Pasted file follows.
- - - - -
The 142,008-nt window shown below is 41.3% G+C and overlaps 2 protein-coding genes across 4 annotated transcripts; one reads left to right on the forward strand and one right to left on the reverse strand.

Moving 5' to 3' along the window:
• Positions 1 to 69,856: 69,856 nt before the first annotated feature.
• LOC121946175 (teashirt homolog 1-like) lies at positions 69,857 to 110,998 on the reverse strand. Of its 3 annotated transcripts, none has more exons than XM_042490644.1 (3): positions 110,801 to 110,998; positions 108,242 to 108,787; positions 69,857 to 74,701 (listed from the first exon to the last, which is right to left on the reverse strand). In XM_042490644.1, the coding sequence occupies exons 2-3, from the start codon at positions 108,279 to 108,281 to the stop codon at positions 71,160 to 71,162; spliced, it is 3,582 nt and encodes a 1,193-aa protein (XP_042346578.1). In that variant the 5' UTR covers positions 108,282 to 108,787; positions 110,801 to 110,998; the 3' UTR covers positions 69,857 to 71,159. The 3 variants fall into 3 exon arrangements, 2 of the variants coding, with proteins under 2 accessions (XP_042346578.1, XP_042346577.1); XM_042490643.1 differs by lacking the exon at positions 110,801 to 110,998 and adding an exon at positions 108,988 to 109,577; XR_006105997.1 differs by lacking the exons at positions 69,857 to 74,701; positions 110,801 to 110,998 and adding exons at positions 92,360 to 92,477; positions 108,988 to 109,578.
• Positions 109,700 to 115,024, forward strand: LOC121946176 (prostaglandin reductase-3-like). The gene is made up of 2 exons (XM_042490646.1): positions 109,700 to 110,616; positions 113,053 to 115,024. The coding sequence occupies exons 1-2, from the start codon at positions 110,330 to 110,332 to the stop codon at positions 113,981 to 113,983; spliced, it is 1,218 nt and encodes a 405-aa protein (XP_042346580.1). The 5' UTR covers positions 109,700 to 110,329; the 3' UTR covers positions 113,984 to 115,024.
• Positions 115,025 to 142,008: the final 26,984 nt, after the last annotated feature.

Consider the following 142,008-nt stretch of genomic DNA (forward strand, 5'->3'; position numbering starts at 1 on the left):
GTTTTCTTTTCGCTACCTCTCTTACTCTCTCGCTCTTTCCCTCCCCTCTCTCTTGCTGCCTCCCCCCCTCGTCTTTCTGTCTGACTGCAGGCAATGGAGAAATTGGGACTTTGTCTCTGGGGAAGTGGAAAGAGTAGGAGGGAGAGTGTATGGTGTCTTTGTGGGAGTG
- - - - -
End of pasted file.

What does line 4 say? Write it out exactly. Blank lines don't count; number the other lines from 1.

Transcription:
• LOC121946175 (teashirt homolog 1-like) lies at positions 69,857 to 110,998 on the reverse strand. Of its 3 annotated transcripts, none has more exons than XM_042490644.1 (3): positions 110,801 to 110,998; positions 108,242 to 108,787; positions 69,857 to 74,701 (listed from the first exon to the last, which is right to left on the reverse strand). In XM_042490644.1, the coding sequence occupies exons 2-3, from the start codon at positions 108,279 to 108,281 to the stop codon at positions 71,160 to 71,162; spliced, it is 3,582 nt and encodes a 1,193-aa protein (XP_042346578.1). In that variant the 5' UTR covers positions 108,282 to 108,787; positions 110,801 to 110,998; the 3' UTR covers positions 69,857 to 71,159. The 3 variants fall into 3 exon arrangements, 2 of the variants coding, with proteins under 2 accessions (XP_042346578.1, XP_042346577.1); XM_042490643.1 differs by lacking the exon at positions 110,801 to 110,998 and adding an exon at positions 108,988 to 109,577; XR_006105997.1 differs by lacking the exons at positions 69,857 to 74,701; positions 110,801 to 110,998 and adding exons at positions 92,360 to 92,477; positions 108,988 to 109,578.